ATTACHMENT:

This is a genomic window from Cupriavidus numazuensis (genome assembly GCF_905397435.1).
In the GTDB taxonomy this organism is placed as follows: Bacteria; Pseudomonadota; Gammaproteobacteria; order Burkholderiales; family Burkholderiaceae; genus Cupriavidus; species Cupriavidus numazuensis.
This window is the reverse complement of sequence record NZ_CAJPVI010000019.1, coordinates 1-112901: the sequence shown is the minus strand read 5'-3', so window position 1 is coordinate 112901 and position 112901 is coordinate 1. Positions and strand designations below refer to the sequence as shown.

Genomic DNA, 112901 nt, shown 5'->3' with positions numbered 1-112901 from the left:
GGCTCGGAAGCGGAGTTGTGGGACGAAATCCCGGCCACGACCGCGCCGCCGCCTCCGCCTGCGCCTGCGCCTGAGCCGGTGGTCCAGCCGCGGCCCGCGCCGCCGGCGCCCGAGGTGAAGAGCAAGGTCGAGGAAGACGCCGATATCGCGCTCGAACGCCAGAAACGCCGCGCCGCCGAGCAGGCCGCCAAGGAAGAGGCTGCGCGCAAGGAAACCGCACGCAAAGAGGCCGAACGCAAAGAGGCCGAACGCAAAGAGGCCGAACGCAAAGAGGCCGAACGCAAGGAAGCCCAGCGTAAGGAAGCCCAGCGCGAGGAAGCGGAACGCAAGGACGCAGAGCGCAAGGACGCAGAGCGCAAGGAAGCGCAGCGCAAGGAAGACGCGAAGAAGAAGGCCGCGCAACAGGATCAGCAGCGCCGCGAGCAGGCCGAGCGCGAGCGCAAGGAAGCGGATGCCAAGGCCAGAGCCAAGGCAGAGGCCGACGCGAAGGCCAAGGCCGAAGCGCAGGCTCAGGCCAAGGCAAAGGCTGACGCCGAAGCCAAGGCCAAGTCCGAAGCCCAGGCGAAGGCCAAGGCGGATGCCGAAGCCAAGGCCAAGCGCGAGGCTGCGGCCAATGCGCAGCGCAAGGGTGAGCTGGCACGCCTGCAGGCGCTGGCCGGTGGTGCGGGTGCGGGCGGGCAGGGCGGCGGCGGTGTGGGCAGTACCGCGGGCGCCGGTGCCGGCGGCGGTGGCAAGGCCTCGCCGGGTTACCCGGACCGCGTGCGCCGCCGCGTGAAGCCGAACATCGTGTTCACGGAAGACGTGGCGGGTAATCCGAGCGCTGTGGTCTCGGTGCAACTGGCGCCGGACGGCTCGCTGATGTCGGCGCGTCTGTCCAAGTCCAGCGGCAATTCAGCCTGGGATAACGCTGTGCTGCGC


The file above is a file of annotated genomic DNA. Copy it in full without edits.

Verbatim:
This is a genomic window from Cupriavidus numazuensis (genome assembly GCF_905397435.1).
In the GTDB taxonomy this organism is placed as follows: Bacteria; Pseudomonadota; Gammaproteobacteria; order Burkholderiales; family Burkholderiaceae; genus Cupriavidus; species Cupriavidus numazuensis.
This window is the reverse complement of sequence record NZ_CAJPVI010000019.1, coordinates 1-112901: the sequence shown is the minus strand read 5'-3', so window position 1 is coordinate 112901 and position 112901 is coordinate 1. Positions and strand designations below refer to the sequence as shown.

Genomic DNA, 112901 nt, shown 5'->3' with positions numbered 1-112901 from the left:
GGCTCGGAAGCGGAGTTGTGGGACGAAATCCCGGCCACGACCGCGCCGCCGCCTCCGCCTGCGCCTGCGCCTGAGCCGGTGGTCCAGCCGCGGCCCGCGCCGCCGGCGCCCGAGGTGAAGAGCAAGGTCGAGGAAGACGCCGATATCGCGCTCGAACGCCAGAAACGCCGCGCCGCCGAGCAGGCCGCCAAGGAAGAGGCTGCGCGCAAGGAAACCGCACGCAAAGAGGCCGAACGCAAAGAGGCCGAACGCAAAGAGGCCGAACGCAAAGAGGCCGAACGCAAGGAAGCCCAGCGTAAGGAAGCCCAGCGCGAGGAAGCGGAACGCAAGGACGCAGAGCGCAAGGACGCAGAGCGCAAGGAAGCGCAGCGCAAGGAAGACGCGAAGAAGAAGGCCGCGCAACAGGATCAGCAGCGCCGCGAGCAGGCCGAGCGCGAGCGCAAGGAAGCGGATGCCAAGGCCAGAGCCAAGGCAGAGGCCGACGCGAAGGCCAAGGCCGAAGCGCAGGCTCAGGCCAAGGCAAAGGCTGACGCCGAAGCCAAGGCCAAGTCCGAAGCCCAGGCGAAGGCCAAGGCGGATGCCGAAGCCAAGGCCAAGCGCGAGGCTGCGGCCAATGCGCAGCGCAAGGGTGAGCTGGCACGCCTGCAGGCGCTGGCCGGTGGTGCGGGTGCGGGCGGGCAGGGCGGCGGCGGTGTGGGCAGTACCGCGGGCGCCGGTGCCGGCGGCGGTGGCAAGGCCTCGCCGGGTTACCCGGACCGCGTGCGCCGCCGCGTGAAGCCGAACATCGTGTTCACGGAAGACGTGGCGGGTAATCCGAGCGCTGTGGTCTCGGTGCAACTGGCGCCGGACGGCTCGCTGATGTCGGCGCGTCTGTCCAAGTCCAGCGGCAATTCAGCCTGGGATAACGCTGTGCTGCGC